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PART 2 of 4




By Andy and Berit Kjos
December 30, 2002

"Ours is a militant faith," said Koranic scholar Anwar ul-Haque, chief pathologist at the Pakistan Institute of Medical Sciences. "Islam is not a religion that allows passivity. Muslims do not believe in turning the other cheek.... We believe in the use of force - violence, the hoisted rifle - to correct wrongs and exact punishment on those who harm Islam."  [1]
Dr. Anwar ul-Haque's view of Jihad is backed by a history of aggressive warfare that many moderate Muslims prefer to forget. Some argue that the Quran's call to "slay them wherever ye find them... " [Sura 2:191-193] is merely a call to defensive warfare, a conclusion supported, they say, by the context of this and similar verses in modern English translations of the Quran.
But it was offensive, not defensive, doctrines that drove Islam's early leaders to conquer land masses stretching from Spain to China in a single century. They used the sword to crush all opposition, expand their territory and force the nations to worship Allah.
This zeal hasn't waned. The last decade saw deadly Jihad in Islamic lands from the Sudan to Indonesia. Since the villains "who harm Islam" now include all who represent American capitalism, culture and crudity, militant Muslims see U.S. cities as valid targets. Yet Christian missionaries who dare share their faith seem to top the list. (\HisWord\verses\suffer\John15-20.htm John 15:20)  Their death serves Allah's purpose.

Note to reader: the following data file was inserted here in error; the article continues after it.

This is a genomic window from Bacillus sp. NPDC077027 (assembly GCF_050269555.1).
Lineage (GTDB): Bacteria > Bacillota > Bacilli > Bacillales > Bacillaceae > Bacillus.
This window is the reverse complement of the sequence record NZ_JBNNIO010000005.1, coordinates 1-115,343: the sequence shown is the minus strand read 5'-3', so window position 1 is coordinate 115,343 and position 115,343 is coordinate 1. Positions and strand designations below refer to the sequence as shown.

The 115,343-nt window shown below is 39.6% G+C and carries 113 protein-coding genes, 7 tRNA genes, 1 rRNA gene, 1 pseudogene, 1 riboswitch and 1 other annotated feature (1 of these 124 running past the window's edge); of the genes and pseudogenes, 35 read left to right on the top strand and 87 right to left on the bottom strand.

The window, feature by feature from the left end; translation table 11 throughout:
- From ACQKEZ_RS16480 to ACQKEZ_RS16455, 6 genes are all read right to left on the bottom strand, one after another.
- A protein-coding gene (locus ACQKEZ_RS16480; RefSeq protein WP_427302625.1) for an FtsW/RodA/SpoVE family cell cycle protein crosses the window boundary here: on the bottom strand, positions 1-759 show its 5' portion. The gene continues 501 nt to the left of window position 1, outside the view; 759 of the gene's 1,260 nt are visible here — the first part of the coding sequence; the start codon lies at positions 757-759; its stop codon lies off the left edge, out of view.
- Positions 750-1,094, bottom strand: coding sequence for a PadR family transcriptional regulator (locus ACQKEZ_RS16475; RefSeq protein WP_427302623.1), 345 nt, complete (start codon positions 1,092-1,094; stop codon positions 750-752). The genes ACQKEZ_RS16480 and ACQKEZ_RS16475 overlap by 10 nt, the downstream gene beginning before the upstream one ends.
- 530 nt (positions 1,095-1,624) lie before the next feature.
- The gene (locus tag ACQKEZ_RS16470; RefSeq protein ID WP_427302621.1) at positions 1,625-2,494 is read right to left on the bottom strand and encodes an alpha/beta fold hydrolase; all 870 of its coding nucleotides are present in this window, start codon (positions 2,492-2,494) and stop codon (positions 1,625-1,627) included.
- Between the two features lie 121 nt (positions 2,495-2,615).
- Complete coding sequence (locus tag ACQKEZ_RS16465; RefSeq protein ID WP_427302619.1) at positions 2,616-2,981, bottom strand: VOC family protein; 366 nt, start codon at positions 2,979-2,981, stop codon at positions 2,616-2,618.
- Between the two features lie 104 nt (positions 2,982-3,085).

Such violence isn't unique to Islam. History testifies to the cruel aggression of ancient Assyrians, the well-traveled Mongols and others  whose religious fervor was fueled by the dark spirit behind the world's unbiblical gods. That spirit has -- especially in times of apostasy and twisted truth -- accomplished many of its horrors under the banner of Christianity. (See " Biblical versus Cultural Christianity")
For Satan doesn't hesitate to entice into his own armies those who claim the name of Christ. Masquerading as an "angel of light" [2 Cor. 11:14], he uses them for his purposes while spreading timeless lies that fit the "felt needs" of his current listeners. As 1 John 5:19 tells us, "the whole world lies under the sway of the wicked one," and he commands a host of unseen troops who, like himself, are masters of deception.
Such an "angel of light" spoke to Muhammad back in the seventh century. According to the Encyclopedia Britannica, the founder of Islam heard an "imperious" voice - he thought it came from the Angel Gabriel. Then "a luminous being grasped him by the throat and commanded him to repeat the sacred word." [2]